The prickly pear fruit (Opuntia ficus indica L. Miller) belongs to the Cactaceae family. The fruit is a berry which is composed by an epicarp and the pulp is the edible portion of the fruit. At maturation, the epicarp assumes the characteristic color of the cultivar, that can be yellow, red or white. In Italy, the prickly pear is mainly cultivated in Sicily (90% of the national production). The prickly pear fruit is very sensitive to low storage temperatures (< 5°C) which cause damages. The fruits can be successfully commercialized as a ready-to-eat product, peeled and suitably packaged. The main limit to its production is the production of off-flavours due to different factors, such as the growth of microorganism and the action of endogenous enzymes (lipid oxidation). In fact, the oxidoreductases are directly responsible for the lipid oxidation, which has influence on the production of off-flavours, on the structure and on the shelf-life of the fruit. The lipoxygenase (LOX) is a dioxygenase which catalyzes the oxidation of polyunsaturated fatty acids (LH) to hydroperoxides (LOOH).The aim of this work was to compare different packaging technologies to extend the shelf life of ready-to-eat prickly pear fruits.The LOX activity, microbial counts and gas composition were evaluated for not treated samples packed in modified atmosphere with barrier film (a), ordinary atmosphere with permeable film (b), and for samples treated either with a blanching (c) or with a blanching followed by a dipping in a citric acid solution (d), packed with permeable film in ordinary atmosphere. The pretreatment conditions are essential for the LOX activity, in particular the blanching reduced its activity by at least 30 percent especially in combination with fruit acidification and limited the microbial proliferation. As a result of suitable pretreatment and packaging operations the shelf life of ready-to-eat prickly pears can be successfully extended.

Strategies for extension of the shelf life of ready to eat prickly pear fruits

LICCIARDELLO, FABIO;MURATORE, Giuseppe;
2012

Abstract

The prickly pear fruit (Opuntia ficus indica L. Miller) belongs to the Cactaceae family. The fruit is a berry which is composed by an epicarp and the pulp is the edible portion of the fruit. At maturation, the epicarp assumes the characteristic color of the cultivar, that can be yellow, red or white. In Italy, the prickly pear is mainly cultivated in Sicily (90% of the national production). The prickly pear fruit is very sensitive to low storage temperatures (< 5°C) which cause damages. The fruits can be successfully commercialized as a ready-to-eat product, peeled and suitably packaged. The main limit to its production is the production of off-flavours due to different factors, such as the growth of microorganism and the action of endogenous enzymes (lipid oxidation). In fact, the oxidoreductases are directly responsible for the lipid oxidation, which has influence on the production of off-flavours, on the structure and on the shelf-life of the fruit. The lipoxygenase (LOX) is a dioxygenase which catalyzes the oxidation of polyunsaturated fatty acids (LH) to hydroperoxides (LOOH).The aim of this work was to compare different packaging technologies to extend the shelf life of ready-to-eat prickly pear fruits.The LOX activity, microbial counts and gas composition were evaluated for not treated samples packed in modified atmosphere with barrier film (a), ordinary atmosphere with permeable film (b), and for samples treated either with a blanching (c) or with a blanching followed by a dipping in a citric acid solution (d), packed with permeable film in ordinary atmosphere. The pretreatment conditions are essential for the LOX activity, in particular the blanching reduced its activity by at least 30 percent especially in combination with fruit acidification and limited the microbial proliferation. As a result of suitable pretreatment and packaging operations the shelf life of ready-to-eat prickly pears can be successfully extended.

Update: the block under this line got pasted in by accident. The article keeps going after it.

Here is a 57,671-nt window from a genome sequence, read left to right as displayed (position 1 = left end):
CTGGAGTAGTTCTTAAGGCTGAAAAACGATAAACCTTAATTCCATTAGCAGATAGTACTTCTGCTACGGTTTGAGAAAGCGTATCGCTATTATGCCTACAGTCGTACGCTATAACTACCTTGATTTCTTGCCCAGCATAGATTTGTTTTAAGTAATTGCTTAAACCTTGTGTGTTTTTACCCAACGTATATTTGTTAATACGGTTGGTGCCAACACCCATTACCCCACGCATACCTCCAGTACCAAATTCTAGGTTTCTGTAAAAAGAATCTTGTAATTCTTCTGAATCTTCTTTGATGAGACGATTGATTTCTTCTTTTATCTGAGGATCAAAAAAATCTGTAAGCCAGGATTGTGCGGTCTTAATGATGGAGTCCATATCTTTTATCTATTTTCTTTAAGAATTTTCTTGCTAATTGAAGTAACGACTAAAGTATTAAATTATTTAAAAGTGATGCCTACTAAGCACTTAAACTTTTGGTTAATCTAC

blanching; LOX; packaging; prickly pear; shelf life
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Utilizza questo identificativo per citare o creare un link a questo documento: https://hdl.handle.net/20.500.11769/111872
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